Send to brevitymag(at symbol)gmail.com along with your bio note.
July 23, 2014 § Leave a comment
Suppose you wanted to win a nonfiction book prize, not the attractive but obscure medal awarded by your local Rotary Club but something more illustrious. A Pulitzer, let’s say. And let’s also say you’ve already written a pretty good book, even a great one. What else might you do to improve your odds?
First, you could relocate to that stretch of the East Coast between Washington, D.C., and Boston, Massachusetts. If possible, you’ll hang your hat in one of the regional metropolises, extra points for New York City, likewise for landing a job at a prominent newspaper or magazine, though if your leanings are more academic, similar advantages can be gained by joining the faculty of an Ivy League college. After that, things get tricky. For example, it’ll help, a lot, if you’re a white American, though I suspect you need to be born that way. Similarly, if you have a superfluous X chromosome, you’ll want to exchange it for a Y, or at least display the expected phenotypic traits. These are not uncomplicated strategies, though neither is writing a great book.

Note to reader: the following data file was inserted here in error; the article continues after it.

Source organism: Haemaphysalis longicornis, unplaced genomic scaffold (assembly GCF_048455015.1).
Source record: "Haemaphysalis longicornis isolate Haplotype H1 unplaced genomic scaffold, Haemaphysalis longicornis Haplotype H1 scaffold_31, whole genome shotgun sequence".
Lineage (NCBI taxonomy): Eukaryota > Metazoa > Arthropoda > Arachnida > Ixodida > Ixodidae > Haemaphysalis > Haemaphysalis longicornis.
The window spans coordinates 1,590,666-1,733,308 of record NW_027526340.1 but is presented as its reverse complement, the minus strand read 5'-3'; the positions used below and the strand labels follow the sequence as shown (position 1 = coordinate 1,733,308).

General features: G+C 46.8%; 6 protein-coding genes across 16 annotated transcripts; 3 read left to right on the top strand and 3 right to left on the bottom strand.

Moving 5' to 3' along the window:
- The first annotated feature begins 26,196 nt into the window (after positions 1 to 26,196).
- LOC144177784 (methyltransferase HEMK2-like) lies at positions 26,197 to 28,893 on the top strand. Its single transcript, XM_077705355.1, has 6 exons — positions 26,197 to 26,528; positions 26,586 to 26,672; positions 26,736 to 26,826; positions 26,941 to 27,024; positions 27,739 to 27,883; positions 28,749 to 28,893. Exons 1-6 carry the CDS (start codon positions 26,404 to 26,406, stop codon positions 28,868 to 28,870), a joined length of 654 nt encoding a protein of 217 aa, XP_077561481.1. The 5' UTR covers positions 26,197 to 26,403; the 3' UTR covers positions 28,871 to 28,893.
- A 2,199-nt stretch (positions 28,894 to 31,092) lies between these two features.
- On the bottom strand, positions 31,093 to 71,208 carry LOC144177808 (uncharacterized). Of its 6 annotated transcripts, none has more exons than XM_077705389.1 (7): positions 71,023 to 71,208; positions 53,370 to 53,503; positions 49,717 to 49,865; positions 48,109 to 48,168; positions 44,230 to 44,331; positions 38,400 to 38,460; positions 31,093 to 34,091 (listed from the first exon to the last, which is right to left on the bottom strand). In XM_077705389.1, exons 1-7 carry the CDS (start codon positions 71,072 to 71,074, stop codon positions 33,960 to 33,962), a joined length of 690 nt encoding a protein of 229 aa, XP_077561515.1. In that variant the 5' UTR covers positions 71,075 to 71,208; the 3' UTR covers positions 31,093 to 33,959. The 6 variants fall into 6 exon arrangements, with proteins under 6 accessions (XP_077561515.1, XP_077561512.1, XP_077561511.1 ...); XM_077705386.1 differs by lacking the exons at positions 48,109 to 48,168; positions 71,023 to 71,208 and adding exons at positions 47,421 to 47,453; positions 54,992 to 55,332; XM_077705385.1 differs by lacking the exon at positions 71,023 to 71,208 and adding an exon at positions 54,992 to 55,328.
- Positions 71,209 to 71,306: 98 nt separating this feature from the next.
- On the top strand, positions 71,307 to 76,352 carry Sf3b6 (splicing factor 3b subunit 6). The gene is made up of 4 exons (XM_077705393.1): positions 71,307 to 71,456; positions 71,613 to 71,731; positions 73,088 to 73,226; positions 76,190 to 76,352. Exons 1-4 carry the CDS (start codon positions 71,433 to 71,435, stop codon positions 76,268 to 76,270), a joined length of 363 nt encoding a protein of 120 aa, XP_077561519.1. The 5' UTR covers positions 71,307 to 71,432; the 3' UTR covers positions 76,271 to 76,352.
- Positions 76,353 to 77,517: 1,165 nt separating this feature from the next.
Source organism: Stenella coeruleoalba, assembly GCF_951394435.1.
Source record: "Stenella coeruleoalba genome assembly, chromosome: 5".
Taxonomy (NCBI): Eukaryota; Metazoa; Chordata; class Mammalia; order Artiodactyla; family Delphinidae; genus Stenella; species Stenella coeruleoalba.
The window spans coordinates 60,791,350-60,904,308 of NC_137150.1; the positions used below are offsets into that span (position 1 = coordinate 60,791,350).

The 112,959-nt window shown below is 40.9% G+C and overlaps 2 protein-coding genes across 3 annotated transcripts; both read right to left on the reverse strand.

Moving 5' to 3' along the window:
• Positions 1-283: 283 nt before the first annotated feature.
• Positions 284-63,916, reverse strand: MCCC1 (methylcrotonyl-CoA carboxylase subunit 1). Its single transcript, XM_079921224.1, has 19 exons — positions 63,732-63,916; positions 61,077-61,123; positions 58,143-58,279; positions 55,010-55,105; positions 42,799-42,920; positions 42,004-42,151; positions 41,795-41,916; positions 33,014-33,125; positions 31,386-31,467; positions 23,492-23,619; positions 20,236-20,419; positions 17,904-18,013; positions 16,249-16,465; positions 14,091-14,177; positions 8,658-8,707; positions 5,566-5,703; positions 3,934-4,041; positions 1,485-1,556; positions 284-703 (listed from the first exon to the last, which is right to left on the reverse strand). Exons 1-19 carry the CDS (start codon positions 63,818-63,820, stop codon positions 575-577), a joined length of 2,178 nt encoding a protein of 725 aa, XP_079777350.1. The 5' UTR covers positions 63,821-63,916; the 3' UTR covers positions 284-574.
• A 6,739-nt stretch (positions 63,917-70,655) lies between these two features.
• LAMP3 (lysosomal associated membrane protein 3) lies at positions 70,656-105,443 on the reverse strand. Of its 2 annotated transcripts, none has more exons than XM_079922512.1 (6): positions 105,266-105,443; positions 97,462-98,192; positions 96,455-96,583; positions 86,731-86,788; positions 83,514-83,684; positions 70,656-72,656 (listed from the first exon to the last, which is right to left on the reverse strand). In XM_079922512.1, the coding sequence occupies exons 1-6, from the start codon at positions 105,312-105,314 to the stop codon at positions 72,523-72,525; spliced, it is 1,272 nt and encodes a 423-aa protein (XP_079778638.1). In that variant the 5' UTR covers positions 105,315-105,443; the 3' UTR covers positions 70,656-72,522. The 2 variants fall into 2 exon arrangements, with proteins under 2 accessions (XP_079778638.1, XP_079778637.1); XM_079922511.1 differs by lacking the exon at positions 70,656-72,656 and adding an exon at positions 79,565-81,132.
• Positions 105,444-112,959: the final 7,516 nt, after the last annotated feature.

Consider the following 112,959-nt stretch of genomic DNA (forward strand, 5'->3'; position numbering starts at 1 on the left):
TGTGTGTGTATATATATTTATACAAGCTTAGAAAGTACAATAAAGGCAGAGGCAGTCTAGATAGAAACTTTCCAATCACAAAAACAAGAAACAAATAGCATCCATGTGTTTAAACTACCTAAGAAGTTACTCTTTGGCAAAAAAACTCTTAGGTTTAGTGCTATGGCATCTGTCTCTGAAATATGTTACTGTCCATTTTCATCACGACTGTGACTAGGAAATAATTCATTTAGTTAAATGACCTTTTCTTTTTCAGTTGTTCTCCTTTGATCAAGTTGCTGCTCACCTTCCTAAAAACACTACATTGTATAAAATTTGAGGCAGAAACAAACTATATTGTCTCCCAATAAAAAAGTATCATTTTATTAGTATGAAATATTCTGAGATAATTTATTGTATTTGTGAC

Of course, prize juries do not pluck winners and finalists from the literary wilds simply because a writer happens to be white or male or occupy a rent-controlled walk-up in the East Village. And yet there is something about these characteristics that radically affect one’s odds of being plucked, at least for the awards we examined: the Pulitzer Prize for General Nonfiction, the National Book Award (NBA) for Nonfiction, and the National Book Critics Circle Award (NBCC) for General Nonfiction ..
July 22, 2014 § Leave a comment
How does our willingness to “get naked” on the page form our voice, and how does voice hide our nakedness? What’s more naked: writing fiction and baring all, or using one’s life as fact but perhaps more judiciously?
Dinah Lenney’s craft essay “Not-Quite-Naked” is part of a series at TriQuarterly. Ms. Lenney, the author of Bigger Than Life: A Murder, a Memoir and most recently The Object Parade, writes: